Ryerson statue won’t be replaced

The statue of Egerton Ryerson, one of the architects of Canada’s residential school system, was brought down Sunday evening after a downtown demonstration to remember the 215 Indigenous children whose remains were found buried in Kamloops, B.C. More than a thousand people took part.

Mohamed Lachemi, the president and vice-chancellor of Ryerson University, said the incident happened around an hour after demonstrators left. The statue which was at the campus will not be replaced.

“About an hour after the last of the people left, a truck arrived on Gould Street and proceeded to pull down the statue of Egerton Ryerson. We are relieved that no one was injured in the process,” Lachemi said in a statement posted on the Ryerson University website.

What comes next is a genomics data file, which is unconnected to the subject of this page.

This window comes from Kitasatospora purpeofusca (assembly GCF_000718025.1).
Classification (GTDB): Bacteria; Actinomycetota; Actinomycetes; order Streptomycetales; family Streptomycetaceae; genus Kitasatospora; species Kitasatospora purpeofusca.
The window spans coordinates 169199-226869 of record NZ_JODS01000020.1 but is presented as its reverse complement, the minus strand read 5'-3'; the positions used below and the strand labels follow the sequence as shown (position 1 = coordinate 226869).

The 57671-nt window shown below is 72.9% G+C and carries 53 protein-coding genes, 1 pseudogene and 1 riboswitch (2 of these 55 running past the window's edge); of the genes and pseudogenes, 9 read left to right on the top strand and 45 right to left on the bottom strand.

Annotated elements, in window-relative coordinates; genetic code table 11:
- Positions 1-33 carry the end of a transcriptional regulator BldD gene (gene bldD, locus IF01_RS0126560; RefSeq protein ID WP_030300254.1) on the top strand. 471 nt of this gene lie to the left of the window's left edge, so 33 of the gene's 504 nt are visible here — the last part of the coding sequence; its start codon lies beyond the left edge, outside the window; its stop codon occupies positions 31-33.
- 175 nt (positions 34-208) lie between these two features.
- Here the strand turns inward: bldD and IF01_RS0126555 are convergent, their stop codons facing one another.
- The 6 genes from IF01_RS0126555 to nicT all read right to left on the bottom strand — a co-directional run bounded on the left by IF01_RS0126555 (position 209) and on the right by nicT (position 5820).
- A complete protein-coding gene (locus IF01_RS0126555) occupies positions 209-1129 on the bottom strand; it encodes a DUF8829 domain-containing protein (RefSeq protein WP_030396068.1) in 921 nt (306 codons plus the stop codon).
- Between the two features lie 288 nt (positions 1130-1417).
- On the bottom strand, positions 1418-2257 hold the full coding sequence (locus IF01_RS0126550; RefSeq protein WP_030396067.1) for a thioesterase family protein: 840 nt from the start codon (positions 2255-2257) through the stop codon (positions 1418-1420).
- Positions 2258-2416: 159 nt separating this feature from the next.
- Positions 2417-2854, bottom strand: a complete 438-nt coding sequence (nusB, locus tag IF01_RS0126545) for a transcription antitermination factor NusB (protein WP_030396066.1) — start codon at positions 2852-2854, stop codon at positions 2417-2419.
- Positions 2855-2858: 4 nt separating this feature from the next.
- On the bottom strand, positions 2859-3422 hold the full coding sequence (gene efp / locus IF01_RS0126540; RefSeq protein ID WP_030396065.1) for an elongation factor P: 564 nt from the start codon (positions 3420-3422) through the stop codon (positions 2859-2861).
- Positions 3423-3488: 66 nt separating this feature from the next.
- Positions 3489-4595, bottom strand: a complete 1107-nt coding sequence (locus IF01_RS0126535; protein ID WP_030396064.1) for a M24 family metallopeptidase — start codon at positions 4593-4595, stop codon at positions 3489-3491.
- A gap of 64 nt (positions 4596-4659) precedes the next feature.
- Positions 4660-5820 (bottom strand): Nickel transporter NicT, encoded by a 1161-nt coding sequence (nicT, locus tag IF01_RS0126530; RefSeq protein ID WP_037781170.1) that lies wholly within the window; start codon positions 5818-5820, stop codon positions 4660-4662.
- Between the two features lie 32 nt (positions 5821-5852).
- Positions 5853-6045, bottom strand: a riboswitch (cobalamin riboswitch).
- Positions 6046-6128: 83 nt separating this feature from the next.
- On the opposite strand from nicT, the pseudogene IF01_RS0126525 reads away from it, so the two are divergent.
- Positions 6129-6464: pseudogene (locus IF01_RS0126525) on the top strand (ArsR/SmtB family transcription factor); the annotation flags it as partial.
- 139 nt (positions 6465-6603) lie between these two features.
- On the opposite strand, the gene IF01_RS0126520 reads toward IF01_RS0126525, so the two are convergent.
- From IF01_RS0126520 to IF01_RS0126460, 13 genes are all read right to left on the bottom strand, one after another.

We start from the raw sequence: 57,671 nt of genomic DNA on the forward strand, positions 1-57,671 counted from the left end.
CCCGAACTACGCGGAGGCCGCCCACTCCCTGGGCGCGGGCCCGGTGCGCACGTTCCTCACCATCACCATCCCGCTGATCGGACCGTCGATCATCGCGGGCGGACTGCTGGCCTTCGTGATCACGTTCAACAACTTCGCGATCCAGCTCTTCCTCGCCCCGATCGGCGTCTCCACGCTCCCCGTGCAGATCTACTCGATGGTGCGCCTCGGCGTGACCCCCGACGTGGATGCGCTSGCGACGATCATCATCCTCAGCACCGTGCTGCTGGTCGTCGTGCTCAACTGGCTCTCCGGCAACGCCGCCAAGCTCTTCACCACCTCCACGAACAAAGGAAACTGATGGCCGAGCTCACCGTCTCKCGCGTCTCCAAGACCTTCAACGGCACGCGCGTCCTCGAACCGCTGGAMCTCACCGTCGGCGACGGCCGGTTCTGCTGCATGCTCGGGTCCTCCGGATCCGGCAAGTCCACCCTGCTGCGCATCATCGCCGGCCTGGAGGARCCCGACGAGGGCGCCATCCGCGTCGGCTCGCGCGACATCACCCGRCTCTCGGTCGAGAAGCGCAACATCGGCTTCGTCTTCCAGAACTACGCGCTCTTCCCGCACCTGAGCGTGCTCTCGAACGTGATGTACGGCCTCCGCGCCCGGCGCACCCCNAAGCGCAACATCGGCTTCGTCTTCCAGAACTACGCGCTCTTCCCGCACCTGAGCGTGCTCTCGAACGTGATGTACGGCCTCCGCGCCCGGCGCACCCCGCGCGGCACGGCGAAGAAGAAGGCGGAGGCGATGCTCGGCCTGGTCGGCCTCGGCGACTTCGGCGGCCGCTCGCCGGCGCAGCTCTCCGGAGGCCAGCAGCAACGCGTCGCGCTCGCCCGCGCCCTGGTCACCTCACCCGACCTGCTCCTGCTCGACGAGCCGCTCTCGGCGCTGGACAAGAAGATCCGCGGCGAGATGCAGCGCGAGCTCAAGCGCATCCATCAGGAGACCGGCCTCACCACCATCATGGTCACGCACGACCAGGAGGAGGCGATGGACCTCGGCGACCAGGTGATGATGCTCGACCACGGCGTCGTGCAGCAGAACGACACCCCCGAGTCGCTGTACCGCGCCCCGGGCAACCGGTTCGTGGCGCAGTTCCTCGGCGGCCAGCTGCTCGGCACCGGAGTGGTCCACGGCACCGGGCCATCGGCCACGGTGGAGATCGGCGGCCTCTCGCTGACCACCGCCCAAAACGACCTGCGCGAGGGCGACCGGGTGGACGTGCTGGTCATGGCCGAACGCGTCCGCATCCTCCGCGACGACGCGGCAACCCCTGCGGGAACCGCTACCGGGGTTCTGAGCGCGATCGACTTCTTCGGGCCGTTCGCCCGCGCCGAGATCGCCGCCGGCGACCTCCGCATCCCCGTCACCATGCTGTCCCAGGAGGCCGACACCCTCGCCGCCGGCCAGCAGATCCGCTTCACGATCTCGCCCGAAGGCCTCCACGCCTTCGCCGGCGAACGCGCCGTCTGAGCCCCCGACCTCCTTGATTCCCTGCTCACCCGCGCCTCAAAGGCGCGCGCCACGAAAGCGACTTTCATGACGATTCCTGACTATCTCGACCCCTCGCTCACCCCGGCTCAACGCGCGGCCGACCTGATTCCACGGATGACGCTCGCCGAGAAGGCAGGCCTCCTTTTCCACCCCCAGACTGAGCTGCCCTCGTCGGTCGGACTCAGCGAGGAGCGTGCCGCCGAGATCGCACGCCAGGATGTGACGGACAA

“Our community holds diverse views on many topics, including the name of our institution. At our core, this is what universities are all about: we are a place where difficult subjects are discussed, attitudes are challenged, and alternatives are suggested and considered. This often involves demonstrations and civil protest – and the university will always make space for this. I believe the way to move forward on sensitive, contentious topics is by being consultative, inclusive, respectful and thorough.

“The statue will not be restored or replaced. The question of the statue was only one of many being considered by the Standing Strong (Mash Koh Wee Kah Pooh Win) Task Force, whose mandate includes consideration of the university’s name, responding to the legacy of Egerton Ryerson, and other elements of commemoration on campus. Their work is now more important than ever. I ask our community to respect their work and to engage with them as we should engage with all matters at our university – through dialogue, debate and the exchange of ideas,” Lachemi added.

Police are investigating who is responsible for the incident.



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